I use a toner after cleansing to remove anything left behind from my cleanser, to neutralize my skins pH level, to remove any hard water from my skin (when I’m in England, the hard water reeks havoc on my skin and a gentle toner will bring my skin back to normal pH levels. You can also just cleanse with this if you don’t have safe or usable water on hand) or to refresh my tired skin.
A toner is optional – you don’t HAVE to use a toner. I think it is a great step for checking and making sure your cleanser left your skin completely clean. A toner can wipe away from leftover residue and it it can hydrate or neutralize your skin. If you suffer from very sensitive and dry skin, a toner is a great addition to your routine.
Step Four: Exfoliate
(When should you use a chemical exfoliant?)
Cleansers, as amazing as they are at removing dirt and oil, are not the best at removing dead skin cells. This is where an exfoliant comes in. Removing dead skin cells is key to avoiding acne, clogged pores, dull skin and to achieving softer and healthier looking skin.
There are several different types of exfoliants, detailed in THIS post. But the best form of daily exfoliation, that can be used along with everything else in the basic skincare routine, are chemical exfoliants. You can buy chemical exfoliants as pre-soaked pads or wipes or as a liquid that you then soak onto a cotton pad before applying to the skin. There are two types of chemical exfoliants, BHA(good for acne) and AHA(good for aging concerns and dry skin), and you’d be surprised to discover how easy they are to find and buy in any store. Chemical exfoliants work by breaking up the “glue” that holds the dead skin cells in the epidermis together, so they slough off on their own throughout the day or the next time you cleanse. Chemical exfoliants look and act like water and will dry on the skin within 5 to 10 minutes, and there is no need to rinse. Once your skin is dry you can just apply moisturizer and be on your way!
Physical and manual exfoliants can vary in severity to the skin – a manual exfoliant like a washcloth can be gentle and not cause irritation for example – but should be used carefully and sparingly. You might feel like your skin needs more exfoliation than others, so a good hard scrub might leave you with skin you want. Physical exfoliants are best to be used at most twice a week, or once a week. Why not save your favorite facial scrub for the end of the week, when you can also do a nice face mask or oil massage as well? Chemical exfoliants aren’t that bad – they’re quick, easy and gentle!
Step Five: Moisturize
Time to pack on the hydration for your skin to enjoy uninterrupted . Evening moisturizers can be luxurious or simple. Night time is the best time to use a thick and heavy cream packed with active ingredients. A nighttime moisturizer should not have any SPF in it. Why would you need SPF after sunset right before you jump into bed? All SPF might do for you after twilight is clog your pores and give you something to remove in the morning. Look for a thick moisturizer that doesn’t have SPF but does contain great ingredients like hyalauronic acid, ceramides, niamicin and glycerin that give your skin an extra boost while you’re catching some zzz’s.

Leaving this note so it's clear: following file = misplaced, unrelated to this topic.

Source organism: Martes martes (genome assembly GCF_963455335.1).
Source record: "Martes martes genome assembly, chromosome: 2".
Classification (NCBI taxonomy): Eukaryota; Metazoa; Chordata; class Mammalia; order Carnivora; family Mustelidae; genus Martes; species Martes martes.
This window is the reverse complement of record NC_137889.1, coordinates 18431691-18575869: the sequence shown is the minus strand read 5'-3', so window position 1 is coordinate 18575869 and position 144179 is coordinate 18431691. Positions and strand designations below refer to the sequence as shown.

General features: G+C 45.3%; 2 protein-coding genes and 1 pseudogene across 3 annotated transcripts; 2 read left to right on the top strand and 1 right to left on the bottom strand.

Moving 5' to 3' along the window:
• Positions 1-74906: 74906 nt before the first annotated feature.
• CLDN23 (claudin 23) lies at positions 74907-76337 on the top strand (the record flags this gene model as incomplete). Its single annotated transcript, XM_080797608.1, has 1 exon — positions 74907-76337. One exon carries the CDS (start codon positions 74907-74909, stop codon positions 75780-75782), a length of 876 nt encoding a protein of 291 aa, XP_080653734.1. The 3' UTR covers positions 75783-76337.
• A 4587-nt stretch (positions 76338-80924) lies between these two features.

If you have oily skin and are worried about moisturizing, I would suggest you focus on moisturizing at night. This gives your skin time to absorb it’s much needed moisture while you sleep and let’s it get oily at night instead of ruining your day. Use thicker, heavier creams at night and skip a lotion in the morning or count your sunscreen as your moisturizer. Oily skin, just like all skin types, need moisture too – and you might actually be oily because you’re neglecting your skins hydration levels. By using the lotion at night you don’t have to deprive your skin and you can look your best during the day, too.
Step Six: Active Ingredients
Active ingredients are any product, medication or ingredient that is intended to treat a particular skin concern. Whether it be spot treatments for acne, or serums and ointments for anti-aging. If you’re on a prescribed topical medication from your doctor, this would be the time to apply that. Depending on the topical, you might need to wait up to an hour after moisturizing, though (hello, Retinols!). Even over-the-counter actives and spot treatments, like benzoyl peroxide, tea tree oil or sulfur, are applied after moisturizing. Using these spot treatments or actives at night lets your skin fully enjoy them all night long and you don’t have to worry about layering under make-up or any changes in appearance they might cause. No one’s going to see you when you’re sleeping!
Do not apply anything occlusive, like Vaseline(petroleum jelly) or Aquaphor, to your skin before you put on actives. You can apply a thin layer of Vaseline after your spot treatments or active ingredients to seal your moisture in.